Ethiopian Leaders Found Guilty of Genocide

Former Ethiopian leader Mengistu Haile Mariam was
found guilty of genocide in abstentia by a court in Ethiopia. Other leaders in
his regime, some of whom, were present in the courtroom were also found

I read with great interest the report by the BBC that Mengistu Haile Mariam, former military leader of the Marxist government of Ethiopia, was found guilty of genocide yesterday by a federal high court in Ethiopia. Mengistu led a regime noted for its murderous reign. It was known as the “Red Terror,” not only because it was Marxist but also because thousands of Ethiopians were killed by the regime, so many it was said the streets of Addis Ababa ran red with blood.

Issuing its verdict, the court said the Dergue, as the government was known in the 1970s under Mengistu , “set up a hit squad to decimate, torture and destroy groups opposing the Mengistu regime.”

The Dergue made allies with East Germany, the USSR and other Eastern Bloc nations. I worked in Ethiopia on a film about the Ethiopian Orthodox Church during this time. While there, I met Soviet fighter pilots operating out of Gondar, a northern city, who were flying bombing runs against Eritrea, the northernmost province that fought for and won independence in 1991.

Ethiopia was a police state. I was told the East German State Security Police (Stasi) trained Ethiopian agents to monitor visitors in the hotels and other settings. I got used to returning to my hotel room and discovering that my suitcase had been searched.

Movement around the country was difficult and required numerous requests, filing applications and providing documents. Our crew was monitored and we had to secure travel permits to travel even to the edge of Addis. Sometimes if the government didn’t want us to go to an area, we were delayed for days and occasionally required to produce documentation from outside the country as a way to slow our movement.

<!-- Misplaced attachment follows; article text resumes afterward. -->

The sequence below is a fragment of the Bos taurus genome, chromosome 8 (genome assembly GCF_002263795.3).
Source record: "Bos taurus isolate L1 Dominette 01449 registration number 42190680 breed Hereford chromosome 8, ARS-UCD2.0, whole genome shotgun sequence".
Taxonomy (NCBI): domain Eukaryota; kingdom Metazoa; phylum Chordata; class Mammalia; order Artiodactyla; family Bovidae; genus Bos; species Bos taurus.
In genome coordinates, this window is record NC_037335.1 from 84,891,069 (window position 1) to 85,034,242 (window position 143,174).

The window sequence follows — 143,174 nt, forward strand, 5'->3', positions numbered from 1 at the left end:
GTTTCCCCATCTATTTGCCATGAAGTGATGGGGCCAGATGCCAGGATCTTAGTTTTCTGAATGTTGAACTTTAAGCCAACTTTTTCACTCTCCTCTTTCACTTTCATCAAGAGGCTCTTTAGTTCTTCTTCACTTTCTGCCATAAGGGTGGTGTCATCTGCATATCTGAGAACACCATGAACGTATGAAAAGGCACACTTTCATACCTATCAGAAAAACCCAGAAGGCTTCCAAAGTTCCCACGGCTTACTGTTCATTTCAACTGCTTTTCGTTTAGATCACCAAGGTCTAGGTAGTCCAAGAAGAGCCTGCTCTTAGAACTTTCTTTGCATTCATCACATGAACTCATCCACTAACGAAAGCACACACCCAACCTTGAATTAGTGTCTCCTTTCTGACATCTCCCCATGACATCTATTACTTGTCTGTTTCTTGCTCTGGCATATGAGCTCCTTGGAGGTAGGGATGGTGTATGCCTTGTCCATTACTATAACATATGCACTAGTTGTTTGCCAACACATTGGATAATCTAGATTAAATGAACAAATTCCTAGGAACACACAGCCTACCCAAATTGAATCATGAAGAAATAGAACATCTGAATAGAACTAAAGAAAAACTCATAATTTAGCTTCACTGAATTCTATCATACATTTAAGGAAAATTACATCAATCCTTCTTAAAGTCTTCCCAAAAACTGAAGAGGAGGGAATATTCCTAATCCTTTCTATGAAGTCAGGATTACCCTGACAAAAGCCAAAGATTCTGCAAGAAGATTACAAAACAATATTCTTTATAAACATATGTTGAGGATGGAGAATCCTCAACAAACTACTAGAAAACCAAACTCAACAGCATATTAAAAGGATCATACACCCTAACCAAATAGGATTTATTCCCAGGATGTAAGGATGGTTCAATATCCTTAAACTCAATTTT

At first the heavy security was creepy and frustrating. But with experience I learned to keep my notes with me at all times and to write in cryptic, ambiguous sentences so that when I had to show them to the censors they were unintelligible to them. This happened most often when we were required to go to government agencies to get travel documents.

Our inconveniences were nothing compared to the hardship endured by the Ethiopian people. Ethiopian peasants were forcibly removed from drought-stricken regions and re-located under force of arms. Others were forced to re-locate to carry out state collective agriculture schemes. Some were moved in order to break up resistance groups, others to demonstrate the power of the government to any who might resist or oppose the Dergue.

Mengistu is in exile in Zimbabwe. He is 70. He was a young colonel in the military when he seized power and presided over the death of emperor Haile Selassie and sixty cabinet and government officials. He has denied the brutality attributing the violence to colonizers and the resistance in Eritrea and Tigray.

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